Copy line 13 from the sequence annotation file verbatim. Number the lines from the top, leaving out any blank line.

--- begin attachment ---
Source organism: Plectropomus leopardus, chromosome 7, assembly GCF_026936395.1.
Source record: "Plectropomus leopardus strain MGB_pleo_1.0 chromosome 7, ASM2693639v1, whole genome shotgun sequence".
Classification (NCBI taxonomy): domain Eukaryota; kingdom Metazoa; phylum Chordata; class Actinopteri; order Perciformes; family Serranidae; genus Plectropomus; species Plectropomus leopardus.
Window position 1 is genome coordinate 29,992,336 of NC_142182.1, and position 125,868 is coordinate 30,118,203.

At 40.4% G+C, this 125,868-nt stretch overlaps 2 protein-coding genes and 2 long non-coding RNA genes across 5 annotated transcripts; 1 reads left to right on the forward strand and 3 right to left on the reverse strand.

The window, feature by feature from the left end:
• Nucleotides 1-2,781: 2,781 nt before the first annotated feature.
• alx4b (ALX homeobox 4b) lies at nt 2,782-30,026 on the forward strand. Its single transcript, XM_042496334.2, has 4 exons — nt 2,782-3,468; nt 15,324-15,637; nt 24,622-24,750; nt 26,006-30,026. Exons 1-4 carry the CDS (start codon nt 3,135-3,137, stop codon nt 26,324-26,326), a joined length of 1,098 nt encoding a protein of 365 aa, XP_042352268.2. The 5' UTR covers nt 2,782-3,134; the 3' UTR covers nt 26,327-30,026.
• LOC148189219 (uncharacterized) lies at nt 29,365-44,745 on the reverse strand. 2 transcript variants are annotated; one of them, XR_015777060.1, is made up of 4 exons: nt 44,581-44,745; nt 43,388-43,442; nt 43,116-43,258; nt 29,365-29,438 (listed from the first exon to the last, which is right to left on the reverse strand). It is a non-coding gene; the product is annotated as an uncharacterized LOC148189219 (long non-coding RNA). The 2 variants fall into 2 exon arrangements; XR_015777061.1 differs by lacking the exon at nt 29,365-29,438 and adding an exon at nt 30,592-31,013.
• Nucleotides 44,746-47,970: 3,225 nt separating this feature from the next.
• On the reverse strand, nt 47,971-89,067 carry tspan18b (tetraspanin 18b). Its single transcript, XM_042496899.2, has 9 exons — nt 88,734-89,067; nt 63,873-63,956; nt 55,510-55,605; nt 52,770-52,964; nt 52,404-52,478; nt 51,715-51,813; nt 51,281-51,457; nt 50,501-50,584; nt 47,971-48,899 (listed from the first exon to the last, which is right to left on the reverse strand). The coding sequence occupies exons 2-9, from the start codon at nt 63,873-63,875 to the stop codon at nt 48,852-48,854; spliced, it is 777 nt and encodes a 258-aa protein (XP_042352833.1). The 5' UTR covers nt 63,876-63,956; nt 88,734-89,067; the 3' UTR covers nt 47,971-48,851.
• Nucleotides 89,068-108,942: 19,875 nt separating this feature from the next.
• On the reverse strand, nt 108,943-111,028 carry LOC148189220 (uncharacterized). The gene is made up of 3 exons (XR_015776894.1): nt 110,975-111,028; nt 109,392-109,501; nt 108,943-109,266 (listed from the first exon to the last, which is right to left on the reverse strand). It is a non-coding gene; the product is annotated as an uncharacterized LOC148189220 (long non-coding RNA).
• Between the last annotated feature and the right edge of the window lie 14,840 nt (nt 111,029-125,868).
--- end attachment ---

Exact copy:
• On the reverse strand, nt 108,943-111,028 carry LOC148189220 (uncharacterized). The gene is made up of 3 exons (XR_015776894.1): nt 110,975-111,028; nt 109,392-109,501; nt 108,943-109,266 (listed from the first exon to the last, which is right to left on the reverse strand). It is a non-coding gene; the product is annotated as an uncharacterized LOC148189220 (long non-coding RNA).